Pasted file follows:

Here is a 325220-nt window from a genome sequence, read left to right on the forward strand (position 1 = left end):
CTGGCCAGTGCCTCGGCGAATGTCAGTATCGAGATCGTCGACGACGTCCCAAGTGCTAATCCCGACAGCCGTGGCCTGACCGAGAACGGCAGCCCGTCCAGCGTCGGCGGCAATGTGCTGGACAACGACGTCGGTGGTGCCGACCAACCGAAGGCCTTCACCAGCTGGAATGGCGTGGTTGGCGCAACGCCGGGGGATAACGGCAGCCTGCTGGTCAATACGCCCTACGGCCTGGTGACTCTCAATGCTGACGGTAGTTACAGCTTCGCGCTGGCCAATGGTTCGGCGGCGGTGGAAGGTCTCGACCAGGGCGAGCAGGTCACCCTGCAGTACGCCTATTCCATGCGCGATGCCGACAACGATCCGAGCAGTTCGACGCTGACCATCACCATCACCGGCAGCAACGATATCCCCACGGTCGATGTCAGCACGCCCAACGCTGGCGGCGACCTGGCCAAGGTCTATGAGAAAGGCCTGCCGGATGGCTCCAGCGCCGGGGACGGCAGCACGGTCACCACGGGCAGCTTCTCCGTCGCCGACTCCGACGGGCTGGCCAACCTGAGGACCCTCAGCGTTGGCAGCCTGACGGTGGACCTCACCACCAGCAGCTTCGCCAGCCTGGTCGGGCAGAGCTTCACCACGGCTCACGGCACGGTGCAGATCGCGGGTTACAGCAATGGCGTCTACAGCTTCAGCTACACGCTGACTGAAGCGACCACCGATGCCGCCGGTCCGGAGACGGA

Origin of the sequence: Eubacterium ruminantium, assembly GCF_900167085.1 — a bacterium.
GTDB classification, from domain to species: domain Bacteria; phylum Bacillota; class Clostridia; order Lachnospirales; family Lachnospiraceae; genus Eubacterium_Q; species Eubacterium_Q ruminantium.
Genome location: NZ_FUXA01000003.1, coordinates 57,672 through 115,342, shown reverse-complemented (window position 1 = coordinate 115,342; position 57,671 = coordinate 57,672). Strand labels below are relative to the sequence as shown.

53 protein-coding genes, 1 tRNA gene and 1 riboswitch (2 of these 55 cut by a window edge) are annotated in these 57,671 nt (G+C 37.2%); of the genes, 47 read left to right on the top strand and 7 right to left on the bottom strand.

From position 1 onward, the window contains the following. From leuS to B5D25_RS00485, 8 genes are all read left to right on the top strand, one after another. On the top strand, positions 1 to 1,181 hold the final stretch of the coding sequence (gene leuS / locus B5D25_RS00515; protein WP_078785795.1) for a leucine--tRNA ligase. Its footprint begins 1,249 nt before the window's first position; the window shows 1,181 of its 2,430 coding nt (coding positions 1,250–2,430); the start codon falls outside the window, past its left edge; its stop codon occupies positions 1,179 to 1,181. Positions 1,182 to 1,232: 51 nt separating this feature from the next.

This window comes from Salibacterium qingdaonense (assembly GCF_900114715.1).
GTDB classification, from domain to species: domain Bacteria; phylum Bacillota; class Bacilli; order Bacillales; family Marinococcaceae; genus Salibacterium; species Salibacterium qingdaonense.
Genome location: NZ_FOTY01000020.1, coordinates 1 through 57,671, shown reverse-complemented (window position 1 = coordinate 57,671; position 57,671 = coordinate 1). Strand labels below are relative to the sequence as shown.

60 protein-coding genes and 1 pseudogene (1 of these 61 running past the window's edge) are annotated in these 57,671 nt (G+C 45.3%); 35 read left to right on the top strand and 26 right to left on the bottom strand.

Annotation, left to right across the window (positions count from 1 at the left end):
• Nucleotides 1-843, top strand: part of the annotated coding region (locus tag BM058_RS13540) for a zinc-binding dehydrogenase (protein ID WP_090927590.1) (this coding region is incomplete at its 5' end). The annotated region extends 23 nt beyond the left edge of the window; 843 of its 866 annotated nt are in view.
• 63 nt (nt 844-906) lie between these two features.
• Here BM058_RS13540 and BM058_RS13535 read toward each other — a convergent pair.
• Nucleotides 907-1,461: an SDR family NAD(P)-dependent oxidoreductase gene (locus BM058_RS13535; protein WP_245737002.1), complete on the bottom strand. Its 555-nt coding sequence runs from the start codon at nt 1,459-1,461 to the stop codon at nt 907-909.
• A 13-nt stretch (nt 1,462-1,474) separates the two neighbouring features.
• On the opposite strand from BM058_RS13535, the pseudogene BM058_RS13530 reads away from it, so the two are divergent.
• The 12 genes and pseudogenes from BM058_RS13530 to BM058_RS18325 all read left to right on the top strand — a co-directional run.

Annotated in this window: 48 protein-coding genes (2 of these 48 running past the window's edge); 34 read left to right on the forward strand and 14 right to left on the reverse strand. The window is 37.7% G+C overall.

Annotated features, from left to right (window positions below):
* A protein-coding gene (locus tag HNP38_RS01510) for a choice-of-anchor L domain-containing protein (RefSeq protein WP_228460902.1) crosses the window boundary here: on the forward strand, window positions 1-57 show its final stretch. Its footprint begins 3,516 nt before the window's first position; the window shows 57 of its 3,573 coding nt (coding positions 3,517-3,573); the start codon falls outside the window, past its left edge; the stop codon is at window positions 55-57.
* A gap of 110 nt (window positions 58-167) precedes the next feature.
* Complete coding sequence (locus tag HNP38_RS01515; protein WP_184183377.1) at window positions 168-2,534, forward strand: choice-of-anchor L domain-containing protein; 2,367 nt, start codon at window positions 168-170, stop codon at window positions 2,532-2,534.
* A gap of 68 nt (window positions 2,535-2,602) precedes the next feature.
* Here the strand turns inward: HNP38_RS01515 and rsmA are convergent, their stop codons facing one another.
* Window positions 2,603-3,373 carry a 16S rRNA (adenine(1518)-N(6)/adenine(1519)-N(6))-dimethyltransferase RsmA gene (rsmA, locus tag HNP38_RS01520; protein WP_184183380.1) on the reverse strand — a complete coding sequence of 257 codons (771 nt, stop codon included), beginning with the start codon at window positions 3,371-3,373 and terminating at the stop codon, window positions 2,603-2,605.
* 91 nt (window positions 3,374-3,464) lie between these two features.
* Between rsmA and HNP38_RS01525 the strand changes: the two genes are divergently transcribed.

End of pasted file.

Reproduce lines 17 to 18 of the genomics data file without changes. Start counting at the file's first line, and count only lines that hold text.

• A 13-nt stretch (nt 1,462-1,474) separates the two neighbouring features.
• On the opposite strand from BM058_RS13535, the pseudogene BM058_RS13530 reads away from it, so the two are divergent.